Co2 psi techniques - Beer, Wine, Mead, & Cider Brewing Discussion Community.

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New Member
Apr 5, 2013
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So I've been searching around for quite sometime now trying to find different techniques for carbonating seltzer water in a 5gal corny. I've read a bunch of different post from folks about how they carbonate seltzer, how much psi to use, temp and how much line, but I'm still trying to find the most efficient and fastest methods for carbing seltzer.

My technique,

5gal corny keg
fridge temp around 35 to 38 degrees
psi at 35
Set and forget

Usually takes around 7 days to reach the level of carbonation I like (store bought level). This methods has always worked for me. Though the last few times the water hasn't been quite as carbonated as I would have liked. I usually carb 2 kegs at a time and it usually takes about 2 to 3lbs of Co2. Ultimately I would like to save as much Co2 as possible and carb as fast as possible.

Sometimes i forget to purge my kegs after filling up with water which I assume might have some effects? I usually also connect the Co2 up right after filling up the keg with tap water. I assume the temp is around 40 to 50 at this point.

I've also tried the shake method, which doesn't work out to great seeing as I have to balance my 5lb Co2 tank while rolling my keg around on the ground. The time I did try this method my water temp was around 40 degrees and I rolled the keg around for prob 20 min. The carb level was no where near the way I wanted it.

One technique that I've also tried is shaking the keg at the beginning. Basically filling the keg up with cold tap water attaching the Co2 and shaking until I don't hear the gas dissolving any more (couple mins), then leaving it to sit checking it every couple days. This method didn't work any better for me than the set and forget method. Still took around a week for the water to carb.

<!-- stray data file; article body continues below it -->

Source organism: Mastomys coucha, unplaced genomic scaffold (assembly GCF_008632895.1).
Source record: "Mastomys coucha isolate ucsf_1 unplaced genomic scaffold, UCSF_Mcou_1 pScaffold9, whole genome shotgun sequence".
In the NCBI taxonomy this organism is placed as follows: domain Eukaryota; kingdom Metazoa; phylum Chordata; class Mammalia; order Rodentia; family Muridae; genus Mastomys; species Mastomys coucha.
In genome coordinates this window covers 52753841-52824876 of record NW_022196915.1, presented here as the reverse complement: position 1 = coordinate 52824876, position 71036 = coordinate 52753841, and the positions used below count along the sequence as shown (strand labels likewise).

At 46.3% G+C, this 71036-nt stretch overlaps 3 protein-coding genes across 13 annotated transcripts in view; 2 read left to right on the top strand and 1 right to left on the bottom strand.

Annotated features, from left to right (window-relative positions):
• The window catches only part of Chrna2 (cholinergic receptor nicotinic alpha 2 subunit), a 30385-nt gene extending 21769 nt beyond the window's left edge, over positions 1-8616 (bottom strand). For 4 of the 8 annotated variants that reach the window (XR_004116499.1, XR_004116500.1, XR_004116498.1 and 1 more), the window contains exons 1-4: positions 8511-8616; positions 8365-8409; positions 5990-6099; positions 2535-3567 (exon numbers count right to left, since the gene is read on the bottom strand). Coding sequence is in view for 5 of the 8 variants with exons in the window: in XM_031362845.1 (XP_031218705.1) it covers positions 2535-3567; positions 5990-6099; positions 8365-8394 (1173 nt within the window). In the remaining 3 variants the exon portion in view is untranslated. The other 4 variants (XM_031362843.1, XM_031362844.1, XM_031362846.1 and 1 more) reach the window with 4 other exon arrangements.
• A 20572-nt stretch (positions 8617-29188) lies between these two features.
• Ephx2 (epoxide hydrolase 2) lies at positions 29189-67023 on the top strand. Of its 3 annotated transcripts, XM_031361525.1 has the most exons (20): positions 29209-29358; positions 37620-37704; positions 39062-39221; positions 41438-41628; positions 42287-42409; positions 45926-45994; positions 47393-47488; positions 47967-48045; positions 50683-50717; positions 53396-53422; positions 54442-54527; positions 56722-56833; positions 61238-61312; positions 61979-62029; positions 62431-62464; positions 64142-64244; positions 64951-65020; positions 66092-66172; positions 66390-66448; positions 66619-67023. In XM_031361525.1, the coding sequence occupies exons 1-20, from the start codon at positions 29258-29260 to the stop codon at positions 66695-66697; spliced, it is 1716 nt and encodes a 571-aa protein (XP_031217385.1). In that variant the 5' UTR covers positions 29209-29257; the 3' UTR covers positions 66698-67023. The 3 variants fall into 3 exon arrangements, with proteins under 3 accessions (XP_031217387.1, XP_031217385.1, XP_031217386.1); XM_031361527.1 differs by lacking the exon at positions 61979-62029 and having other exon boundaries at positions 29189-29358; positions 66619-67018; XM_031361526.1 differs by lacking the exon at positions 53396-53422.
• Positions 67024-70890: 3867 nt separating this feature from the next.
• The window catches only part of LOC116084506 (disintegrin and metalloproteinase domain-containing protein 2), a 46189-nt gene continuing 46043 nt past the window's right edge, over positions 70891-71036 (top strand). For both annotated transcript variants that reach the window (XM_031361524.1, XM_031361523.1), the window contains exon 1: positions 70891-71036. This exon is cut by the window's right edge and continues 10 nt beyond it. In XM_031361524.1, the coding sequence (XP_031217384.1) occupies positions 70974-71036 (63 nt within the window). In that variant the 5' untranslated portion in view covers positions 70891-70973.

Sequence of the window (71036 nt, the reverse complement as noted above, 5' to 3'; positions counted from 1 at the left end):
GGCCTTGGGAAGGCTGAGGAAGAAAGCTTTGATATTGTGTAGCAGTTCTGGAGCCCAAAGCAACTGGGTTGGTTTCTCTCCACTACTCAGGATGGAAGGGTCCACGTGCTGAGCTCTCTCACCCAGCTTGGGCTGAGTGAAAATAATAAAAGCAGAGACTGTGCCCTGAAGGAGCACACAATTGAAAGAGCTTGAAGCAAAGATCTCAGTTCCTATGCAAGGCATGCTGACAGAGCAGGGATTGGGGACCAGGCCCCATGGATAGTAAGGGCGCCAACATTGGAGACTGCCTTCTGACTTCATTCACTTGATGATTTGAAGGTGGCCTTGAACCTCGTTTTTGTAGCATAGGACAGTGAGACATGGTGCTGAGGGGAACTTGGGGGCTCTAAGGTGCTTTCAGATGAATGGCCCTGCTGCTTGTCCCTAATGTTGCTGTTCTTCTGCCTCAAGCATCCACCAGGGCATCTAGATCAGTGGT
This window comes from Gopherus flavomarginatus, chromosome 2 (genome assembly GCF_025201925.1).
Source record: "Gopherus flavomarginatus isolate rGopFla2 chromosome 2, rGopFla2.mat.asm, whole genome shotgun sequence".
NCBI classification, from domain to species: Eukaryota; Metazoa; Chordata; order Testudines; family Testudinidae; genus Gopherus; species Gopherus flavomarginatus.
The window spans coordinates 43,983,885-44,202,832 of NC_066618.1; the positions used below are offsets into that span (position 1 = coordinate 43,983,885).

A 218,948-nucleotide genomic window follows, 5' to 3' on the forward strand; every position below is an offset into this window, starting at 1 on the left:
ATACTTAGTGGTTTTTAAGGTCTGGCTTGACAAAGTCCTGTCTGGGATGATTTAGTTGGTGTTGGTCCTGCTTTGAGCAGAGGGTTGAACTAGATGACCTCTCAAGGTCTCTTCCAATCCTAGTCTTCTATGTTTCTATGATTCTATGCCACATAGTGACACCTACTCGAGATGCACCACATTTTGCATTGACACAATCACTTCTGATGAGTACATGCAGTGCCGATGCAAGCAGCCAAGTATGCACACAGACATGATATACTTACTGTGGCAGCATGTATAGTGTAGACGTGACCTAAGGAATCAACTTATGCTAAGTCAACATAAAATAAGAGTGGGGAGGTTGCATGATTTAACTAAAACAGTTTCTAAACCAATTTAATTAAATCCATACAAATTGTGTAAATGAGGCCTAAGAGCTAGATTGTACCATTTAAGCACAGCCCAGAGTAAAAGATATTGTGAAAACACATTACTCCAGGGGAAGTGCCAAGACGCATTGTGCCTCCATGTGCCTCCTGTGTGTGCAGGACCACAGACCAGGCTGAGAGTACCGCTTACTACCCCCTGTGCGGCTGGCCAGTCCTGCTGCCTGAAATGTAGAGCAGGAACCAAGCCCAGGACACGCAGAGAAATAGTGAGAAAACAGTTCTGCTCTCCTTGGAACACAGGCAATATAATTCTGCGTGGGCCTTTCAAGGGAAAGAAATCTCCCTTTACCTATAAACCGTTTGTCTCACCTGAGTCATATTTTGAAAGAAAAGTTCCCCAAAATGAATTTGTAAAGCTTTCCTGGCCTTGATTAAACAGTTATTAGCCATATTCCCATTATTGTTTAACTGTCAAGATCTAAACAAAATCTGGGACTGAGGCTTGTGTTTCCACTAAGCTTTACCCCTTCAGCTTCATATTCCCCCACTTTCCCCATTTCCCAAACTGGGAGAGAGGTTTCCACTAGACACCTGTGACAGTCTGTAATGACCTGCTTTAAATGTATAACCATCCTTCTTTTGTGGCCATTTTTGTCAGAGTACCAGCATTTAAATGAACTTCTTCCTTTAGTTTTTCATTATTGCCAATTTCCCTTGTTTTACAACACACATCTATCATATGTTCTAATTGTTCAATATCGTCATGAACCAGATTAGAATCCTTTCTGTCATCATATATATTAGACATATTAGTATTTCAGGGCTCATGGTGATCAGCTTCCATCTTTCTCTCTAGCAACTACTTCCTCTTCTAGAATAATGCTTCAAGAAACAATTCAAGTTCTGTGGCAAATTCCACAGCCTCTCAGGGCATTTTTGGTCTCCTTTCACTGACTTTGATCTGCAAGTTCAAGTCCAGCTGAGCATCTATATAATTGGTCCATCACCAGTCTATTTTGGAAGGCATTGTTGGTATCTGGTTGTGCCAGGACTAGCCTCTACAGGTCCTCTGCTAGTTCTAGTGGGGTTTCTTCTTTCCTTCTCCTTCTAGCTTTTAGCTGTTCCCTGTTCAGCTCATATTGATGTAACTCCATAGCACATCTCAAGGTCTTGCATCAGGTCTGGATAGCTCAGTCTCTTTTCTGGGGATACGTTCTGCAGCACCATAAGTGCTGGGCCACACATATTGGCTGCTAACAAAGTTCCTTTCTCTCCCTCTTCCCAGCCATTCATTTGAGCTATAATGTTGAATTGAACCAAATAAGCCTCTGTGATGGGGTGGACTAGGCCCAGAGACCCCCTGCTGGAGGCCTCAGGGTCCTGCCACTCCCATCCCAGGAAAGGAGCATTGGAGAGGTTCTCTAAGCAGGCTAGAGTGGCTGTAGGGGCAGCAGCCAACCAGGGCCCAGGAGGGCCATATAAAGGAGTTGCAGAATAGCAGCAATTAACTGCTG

I tried serving my seltzer a few different ways. Once its ready unhooking the Co2 and connecting 5ft of 3/16" beer line. The pressure from the keg pushes out the seltzer just fine. Sometimes have to reconnect Co2 to add more pressure when the keg gets low. Never had an issue with line being to short, though the seltzer does come out with some force. Could this been causing me to loose Co2 in my seltzer?

Thats the way I normally serve. I've been thinking about trying a few different techniques. Leaving the Co2 connected and serving at 10psi. Leave the Co2 connected and serving at carbing pressure (30 to 35psi) would I need 25 to 30' of 3/16" for this? I'm also going to be purchasing a tap soon to serve my seltzer from. Any recommendations? I love the old soda fountain style taps, but they are a bit pricey.

What do you see wrong with my techniques? What works for you? Any advice is much appreciated! Happy Brewing!!

Action Jackson


Active Member
Sep 17, 2012
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Idaho Falls
Actionj; what my family does is fill a keg with water (and it comes out about 35-40 deg here) hook up the co2 and for the next few hours, shake the keg when we think about it, and usually by the next morning it's carbed enough to drink. I don't have a fridge to keep mine in, but it stays cold where I keep it. As for purging, I think that's something to do with beer, if oxygen gets to the beer, it will cause problems. With water, there's no problems. I guess it's all in what works for you.


Well-Known Member
Jan 25, 2013
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The book Fix the Pumps has pages and pages on this subject. He says purging air is very (in italics) beneficial because air displaces co2 in solution, but more importantly it triggers the premature release of co2 when pressure drops because air releases first and agitates stuff. So not only does he say purge air out from the beginning, but after pressurizing with co2 you can release the pressure to kick air out, then pressurize co2 again, then repeat up to 3 times. Of course that doesn't conserve co2. He notes many other factors besides air and the important temperature, such as no soap residue or things that can nucleate bubbles.